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Mixing Plug-ins 101: How to Start Mixing
Mixing is often thought of as a long and tedious process—involving countless hours tweaking, refining, and sliding faders until your ears bleed. But, it doesn’t have to be that way. With the right mixing plug-ins, mixing can be simple, easy, and fun.
In this article, I’ll walk you through how to mix with plug-ins in order to get better sounding mixes faster. I’ll be using several different mixing plug-ins along the way, but you can get access to every plug-in in this article by getting your copy of iZotope Music Production Suite.
In this piece you’ll learn
How to mix bass, drums, vocals, and other instruments using plug-ins
How to use plug-ins to create space for instruments in your mix
This article references a previous version of Neutron. Learn about Neutron 4 and its powerful features including Assistant View, Target Library, Unmask, and more by clicking here.
Let's take a listen to the mix we’ll be starting with:
Rough Mix Before Using Plug-ins
How to mix bass with Neutron
When approaching a fresh mix, I always like to start from the bottom up. The low end of your mix is what everything else sits on, so it helps to get this locked down tight early on. In my track, I’ve already got a nice Reese bass to work with, but I’ll be using Mix Assistant in Neutron to help me sculpt the sound so it fits better in my mix. Here’s the bass before:
Bass Before Neutron Mix Assistant
Using Mix Assistant in Neutron
When you put Neutron on your track, you can click “Mix Assistant” toward the top right of the plug-in window, which will bring up “Track Enhance” and “Balance.” When selecting “Track Enhance,” Neutron will then intelligently listen to your audio and automatically create a custom preset for you. When I used Mix Assistant on my bass and selected “Track Enhance,” it accentuated the low frequencies with the Sculptor module, cut out all of the low-mid resonant frequencies with an EQ, added some harmonic distortion with the Exciter to brighten it up, and then tamed the dynamics with a compressor.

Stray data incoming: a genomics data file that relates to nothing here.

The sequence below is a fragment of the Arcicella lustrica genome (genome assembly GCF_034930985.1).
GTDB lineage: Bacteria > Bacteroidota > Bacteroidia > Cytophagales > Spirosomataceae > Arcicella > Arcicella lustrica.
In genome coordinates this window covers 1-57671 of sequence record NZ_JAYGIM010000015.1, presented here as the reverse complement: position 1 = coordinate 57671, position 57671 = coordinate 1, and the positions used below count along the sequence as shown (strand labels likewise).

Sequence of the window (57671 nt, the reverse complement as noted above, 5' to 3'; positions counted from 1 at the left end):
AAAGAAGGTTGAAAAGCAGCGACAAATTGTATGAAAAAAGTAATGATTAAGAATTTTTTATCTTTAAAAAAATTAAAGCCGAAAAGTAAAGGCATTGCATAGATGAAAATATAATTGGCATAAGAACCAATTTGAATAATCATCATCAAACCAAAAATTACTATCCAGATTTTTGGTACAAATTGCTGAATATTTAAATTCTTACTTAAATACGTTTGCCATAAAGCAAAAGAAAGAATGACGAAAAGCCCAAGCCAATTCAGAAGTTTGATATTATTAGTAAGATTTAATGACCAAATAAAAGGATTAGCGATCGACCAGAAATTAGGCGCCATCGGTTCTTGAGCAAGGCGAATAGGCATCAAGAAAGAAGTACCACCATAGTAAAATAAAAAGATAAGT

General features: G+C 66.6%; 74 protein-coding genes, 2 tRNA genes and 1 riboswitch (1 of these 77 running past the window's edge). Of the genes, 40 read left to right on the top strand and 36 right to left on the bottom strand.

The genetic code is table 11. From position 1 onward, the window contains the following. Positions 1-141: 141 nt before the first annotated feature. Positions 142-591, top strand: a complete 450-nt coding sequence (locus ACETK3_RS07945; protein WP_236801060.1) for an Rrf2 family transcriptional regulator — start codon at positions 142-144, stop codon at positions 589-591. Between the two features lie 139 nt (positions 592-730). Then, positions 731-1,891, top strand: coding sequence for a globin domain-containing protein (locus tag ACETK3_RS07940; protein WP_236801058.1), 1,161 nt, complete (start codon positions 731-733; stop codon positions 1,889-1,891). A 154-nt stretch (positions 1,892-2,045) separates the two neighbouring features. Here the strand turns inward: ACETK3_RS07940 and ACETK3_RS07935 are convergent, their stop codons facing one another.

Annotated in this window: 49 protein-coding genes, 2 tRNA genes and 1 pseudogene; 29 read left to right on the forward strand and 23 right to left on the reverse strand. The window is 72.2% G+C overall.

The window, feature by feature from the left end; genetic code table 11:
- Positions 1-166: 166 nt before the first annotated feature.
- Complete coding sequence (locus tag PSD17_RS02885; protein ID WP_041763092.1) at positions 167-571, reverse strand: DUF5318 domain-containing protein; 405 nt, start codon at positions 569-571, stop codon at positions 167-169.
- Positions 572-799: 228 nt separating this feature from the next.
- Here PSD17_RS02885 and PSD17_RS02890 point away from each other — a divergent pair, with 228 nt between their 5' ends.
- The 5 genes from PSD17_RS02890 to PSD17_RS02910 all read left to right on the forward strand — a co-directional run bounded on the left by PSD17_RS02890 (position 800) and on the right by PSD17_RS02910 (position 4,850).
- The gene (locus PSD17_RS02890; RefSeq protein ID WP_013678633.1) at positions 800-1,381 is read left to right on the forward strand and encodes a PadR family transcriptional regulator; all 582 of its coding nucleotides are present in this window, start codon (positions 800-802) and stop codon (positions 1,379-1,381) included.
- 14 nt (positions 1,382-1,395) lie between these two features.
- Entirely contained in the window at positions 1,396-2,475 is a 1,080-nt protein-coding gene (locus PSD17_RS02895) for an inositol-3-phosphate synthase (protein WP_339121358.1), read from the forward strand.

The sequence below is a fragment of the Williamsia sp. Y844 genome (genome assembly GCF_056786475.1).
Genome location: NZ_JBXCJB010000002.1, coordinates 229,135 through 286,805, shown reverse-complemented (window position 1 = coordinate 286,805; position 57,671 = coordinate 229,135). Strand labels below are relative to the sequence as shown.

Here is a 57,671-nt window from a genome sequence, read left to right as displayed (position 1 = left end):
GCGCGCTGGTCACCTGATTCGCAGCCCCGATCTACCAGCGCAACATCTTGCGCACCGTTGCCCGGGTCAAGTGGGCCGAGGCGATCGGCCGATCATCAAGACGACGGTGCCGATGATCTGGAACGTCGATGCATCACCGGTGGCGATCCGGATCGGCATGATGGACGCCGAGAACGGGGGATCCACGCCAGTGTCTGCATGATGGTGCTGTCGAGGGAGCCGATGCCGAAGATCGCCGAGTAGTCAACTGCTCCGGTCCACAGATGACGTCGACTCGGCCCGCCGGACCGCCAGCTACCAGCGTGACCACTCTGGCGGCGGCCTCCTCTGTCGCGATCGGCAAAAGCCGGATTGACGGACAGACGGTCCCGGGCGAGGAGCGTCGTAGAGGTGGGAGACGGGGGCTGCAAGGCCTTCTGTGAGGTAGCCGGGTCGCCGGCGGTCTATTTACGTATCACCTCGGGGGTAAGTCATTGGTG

Mix Assistant’s Track Enhance provides you with an excellent jumping-off point within just a few seconds, saving you tons of time, energy, and ear fatigue. Here’s what my bass sounds like before and after Track Enhance via Mix Assistant in Neutron:
Bass before Track Enhance via Mix Assistant in Neutron
Bass after Track Enhance via Mix Assistant in Neutron
Within just a few clicks, my bass sounds more warm, rich, and full. We’ll dive more into some other great uses of Mix Assistant later, but if you want more info on what this feature can do, check out this article: “How Mix Assistant Helped Me Mix an Album in 5 Days."
Want to follow along in your DAW? Get your copy of Music Production Suite to access Neutron's Mix Assistant feature.
How to mix drums with Neutron
Neutron’s Mix Assistant is a big help when it comes to mixing drums. In this particular mix, I have three drum tracks: a kick/snare loop, a hi-hat loop, and an extra percussion loop. This time, I’ve run each of them through Mix Assistant’s “Balance” module in separate instances of Neutron to balance the levels. As expected, they now punch through the mix nicely with the bit of extra polish Mix Assistant gave them.
Using a transient shaper to mix drums
The only thing I decided to do manually was to use Neutron’s Transient Shaper in order to add some extra impact and clarity to the percussion loop. By increasing the Attack and decreasing the Sustain levels, it adds more punch and power to the percussion sounds, while also cleaning up the ambience of the drums’ reverb. Hear the transient shaper in action below.
Percussion Loop before Transient Shaper
Percussion Loop after Transient Shaper
For a deep dive on how to effectively use transient shapers on drums, give this article a read.
How to create space for your instruments with mixing plug-ins